To avoid any confusion with actual Treasury debt, and to be consistent with the law governing claims against the United States more generally, the scrip would not pay interest in most cases. And unlike debt, it would have no fixed maturity date but rather would become redeemable in cash only when the secretary of the Treasury was able to certify that there’s enough money available in the Treasury’s general fund to cover it.

    Finally, the scrip would be transferable, allowing financial institutions to buy it at a high percentage of its face value, knowing that the political crisis would almost certainly be resolved before long.

    The federal Anti-Assignment Act generally prohibits the transfer of claims against the United States from one private actor to another, but the government could waive the act’s application, which is what the president would do here.

    The strategy may sound far-fetched, but it has been used before: in fact, California relied on it as recently as 2009.

    • Thomas Lord

      You can tell just exactly how “humiliating” the GOP’s position is and how much it harms their agenda just by noting that all the options proposed for the administration ($1T coin, 14th Amendment stretch, scrip) begin “Step (1): unilaterally create a major Constitutional crisis.”

      And then I guess step (2) is, as The Brain used to say: “In the ensuing chaos, TRY TO TAKE OVER THE WORLD.”

      • matttbastard

        How exactly does federal scrip “unilaterally create a major Constitutional crisis?”

        Kleinbard suggests it as an alternative to the 14th Amendment/$1T coin precisely because he contends that doing so “would not explicitly challenge any constitutional allocation of powers.” (Kleinbard: “The scrip would not violate the debt ceiling because it wouldn’t constitute a new borrowing of money backed by the credit of the United States. It would merely be a formal acknowledgment of a pre-existing monetary claim against the United States that the Treasury was not currently able to pay. The president could therefore establish a scrip program by executive order without piling a constitutional crisis on top of a fiscal one.”)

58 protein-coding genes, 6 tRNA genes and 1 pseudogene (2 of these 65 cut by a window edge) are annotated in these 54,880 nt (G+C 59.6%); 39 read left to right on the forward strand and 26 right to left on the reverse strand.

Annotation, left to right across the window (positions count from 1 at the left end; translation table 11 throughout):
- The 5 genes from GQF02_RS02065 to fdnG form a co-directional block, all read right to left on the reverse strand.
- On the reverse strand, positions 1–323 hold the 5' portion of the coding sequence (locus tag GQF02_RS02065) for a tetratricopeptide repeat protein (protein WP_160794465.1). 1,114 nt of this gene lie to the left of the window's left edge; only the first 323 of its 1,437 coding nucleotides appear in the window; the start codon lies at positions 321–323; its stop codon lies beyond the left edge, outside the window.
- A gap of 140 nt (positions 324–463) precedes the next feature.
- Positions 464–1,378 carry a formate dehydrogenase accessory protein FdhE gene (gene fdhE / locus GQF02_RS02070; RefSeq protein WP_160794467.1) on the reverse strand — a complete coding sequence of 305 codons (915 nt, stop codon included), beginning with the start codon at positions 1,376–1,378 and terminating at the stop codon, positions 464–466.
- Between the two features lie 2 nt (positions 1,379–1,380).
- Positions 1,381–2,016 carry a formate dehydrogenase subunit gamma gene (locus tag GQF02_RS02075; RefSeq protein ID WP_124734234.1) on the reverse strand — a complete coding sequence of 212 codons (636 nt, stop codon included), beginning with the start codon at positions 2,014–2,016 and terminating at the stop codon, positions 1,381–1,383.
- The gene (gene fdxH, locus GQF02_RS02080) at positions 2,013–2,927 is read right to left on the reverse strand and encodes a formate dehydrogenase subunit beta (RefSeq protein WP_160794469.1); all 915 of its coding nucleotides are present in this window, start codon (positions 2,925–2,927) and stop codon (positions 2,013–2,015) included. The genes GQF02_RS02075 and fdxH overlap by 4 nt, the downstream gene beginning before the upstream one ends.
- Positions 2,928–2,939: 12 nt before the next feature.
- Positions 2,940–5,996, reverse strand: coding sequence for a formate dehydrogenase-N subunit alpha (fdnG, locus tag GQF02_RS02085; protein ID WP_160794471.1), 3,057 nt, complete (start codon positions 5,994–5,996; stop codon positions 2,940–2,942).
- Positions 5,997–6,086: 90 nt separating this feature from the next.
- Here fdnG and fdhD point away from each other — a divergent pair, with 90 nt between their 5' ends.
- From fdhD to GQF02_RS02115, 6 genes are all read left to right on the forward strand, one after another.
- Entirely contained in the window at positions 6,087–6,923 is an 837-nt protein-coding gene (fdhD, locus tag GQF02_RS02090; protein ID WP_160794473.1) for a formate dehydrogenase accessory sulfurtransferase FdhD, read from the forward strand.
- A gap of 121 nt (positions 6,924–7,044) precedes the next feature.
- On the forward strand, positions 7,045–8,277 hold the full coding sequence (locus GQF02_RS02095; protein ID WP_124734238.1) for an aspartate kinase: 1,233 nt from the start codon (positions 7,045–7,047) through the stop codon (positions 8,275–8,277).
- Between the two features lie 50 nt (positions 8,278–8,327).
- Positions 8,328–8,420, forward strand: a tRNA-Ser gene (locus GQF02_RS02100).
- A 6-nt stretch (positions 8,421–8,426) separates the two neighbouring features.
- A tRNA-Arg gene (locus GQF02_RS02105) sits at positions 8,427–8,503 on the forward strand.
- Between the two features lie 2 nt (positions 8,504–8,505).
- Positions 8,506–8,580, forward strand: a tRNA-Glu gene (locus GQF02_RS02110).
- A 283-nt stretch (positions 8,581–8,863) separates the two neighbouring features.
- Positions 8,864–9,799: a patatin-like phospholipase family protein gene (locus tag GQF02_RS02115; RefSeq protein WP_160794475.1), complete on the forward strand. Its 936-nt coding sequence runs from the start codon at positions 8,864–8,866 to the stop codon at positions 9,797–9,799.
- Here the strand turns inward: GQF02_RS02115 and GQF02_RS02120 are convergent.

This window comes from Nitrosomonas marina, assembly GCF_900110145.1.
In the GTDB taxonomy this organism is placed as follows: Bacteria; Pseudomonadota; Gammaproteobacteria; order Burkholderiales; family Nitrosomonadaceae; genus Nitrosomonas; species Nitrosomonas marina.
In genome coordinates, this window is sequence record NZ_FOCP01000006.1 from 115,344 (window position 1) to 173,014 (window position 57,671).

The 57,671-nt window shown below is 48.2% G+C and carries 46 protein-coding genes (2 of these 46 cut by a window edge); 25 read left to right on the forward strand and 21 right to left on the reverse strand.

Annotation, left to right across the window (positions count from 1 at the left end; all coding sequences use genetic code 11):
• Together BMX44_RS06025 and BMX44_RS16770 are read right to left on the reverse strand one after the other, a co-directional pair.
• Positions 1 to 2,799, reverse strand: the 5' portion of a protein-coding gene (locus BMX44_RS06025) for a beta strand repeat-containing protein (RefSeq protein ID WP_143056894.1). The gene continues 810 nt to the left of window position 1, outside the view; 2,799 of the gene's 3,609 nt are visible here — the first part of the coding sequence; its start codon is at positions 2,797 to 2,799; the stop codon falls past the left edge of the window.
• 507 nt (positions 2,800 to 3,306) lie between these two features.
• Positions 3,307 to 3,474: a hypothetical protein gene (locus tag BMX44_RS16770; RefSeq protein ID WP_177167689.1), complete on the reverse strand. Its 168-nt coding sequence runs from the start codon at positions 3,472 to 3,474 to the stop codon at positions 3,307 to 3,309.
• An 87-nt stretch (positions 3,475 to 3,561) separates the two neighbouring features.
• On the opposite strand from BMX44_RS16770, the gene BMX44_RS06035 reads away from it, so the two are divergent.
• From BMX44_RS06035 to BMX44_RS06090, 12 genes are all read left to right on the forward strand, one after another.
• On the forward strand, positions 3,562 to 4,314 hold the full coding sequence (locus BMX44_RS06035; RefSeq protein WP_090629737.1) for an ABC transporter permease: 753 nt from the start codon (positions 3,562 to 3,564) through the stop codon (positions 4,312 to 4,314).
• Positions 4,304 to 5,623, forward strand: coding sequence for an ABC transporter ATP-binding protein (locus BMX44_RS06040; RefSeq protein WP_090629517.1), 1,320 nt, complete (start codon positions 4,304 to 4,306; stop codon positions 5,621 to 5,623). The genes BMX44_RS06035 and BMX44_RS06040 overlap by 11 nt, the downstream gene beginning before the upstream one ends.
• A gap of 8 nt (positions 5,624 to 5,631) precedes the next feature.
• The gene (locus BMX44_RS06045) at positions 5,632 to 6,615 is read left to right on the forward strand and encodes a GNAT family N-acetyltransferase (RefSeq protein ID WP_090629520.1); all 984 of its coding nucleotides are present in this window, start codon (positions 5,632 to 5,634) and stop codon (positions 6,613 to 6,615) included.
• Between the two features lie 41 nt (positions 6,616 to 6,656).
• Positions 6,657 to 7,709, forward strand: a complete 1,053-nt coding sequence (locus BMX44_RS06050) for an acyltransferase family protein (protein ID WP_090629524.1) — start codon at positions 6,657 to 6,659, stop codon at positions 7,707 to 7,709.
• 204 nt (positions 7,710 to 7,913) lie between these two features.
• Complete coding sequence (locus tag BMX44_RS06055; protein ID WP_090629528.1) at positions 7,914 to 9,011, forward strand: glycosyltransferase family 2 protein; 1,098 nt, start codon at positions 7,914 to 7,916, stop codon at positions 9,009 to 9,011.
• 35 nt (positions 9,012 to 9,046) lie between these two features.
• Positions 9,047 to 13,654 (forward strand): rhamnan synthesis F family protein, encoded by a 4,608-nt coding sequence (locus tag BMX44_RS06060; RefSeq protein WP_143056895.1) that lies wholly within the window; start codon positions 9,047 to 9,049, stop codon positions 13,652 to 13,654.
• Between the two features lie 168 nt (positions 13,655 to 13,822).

• Thomas Lord

          I think that any meaningful “scrip” proposal would, for starters, run afoul of the Antideficiency Act [Wikipedia]. A scrip proposal would be an attempt to usurp Congress’ Article 1 fiscal powers.

          I think Kleinbard is excited that scrip would not obviously violate the debt ceiling law per se but he needs to look more broadly to assess the overall constitutionality of the proposal.

          • matttbastard

            Any constitutional experts (because I certainly don’t fit the bill) care to weigh in? Not to dispute your expertise/constitutional interpretation, but so far of all those who have publicly responded to the scrip proposal, nobody other than yourself has questioned the constitutionality of Kleinbard’s trial balloon (even Pat Brennan @ NRO doesn’t claim scrips would constitute an Article 1 violation).

            Obviously this doesn’t mean you are necessarily incorrect, nor that I think this is the least-bad option; but I remain unconvinced despite your steadfast certainty that scrips are a no-go from the get-go. (My overall concerns about this and other proposals tend to dovetail with those of bond analyst Nancy Vanden Houten (via Dylan Matthews): Regardless of what stopgap measure is undertaken if a deal can’t be reached, “the sheer amount of political dysfunction that renders such solutions necessary might spur ratings agencies to downgrade U.S. debt.”)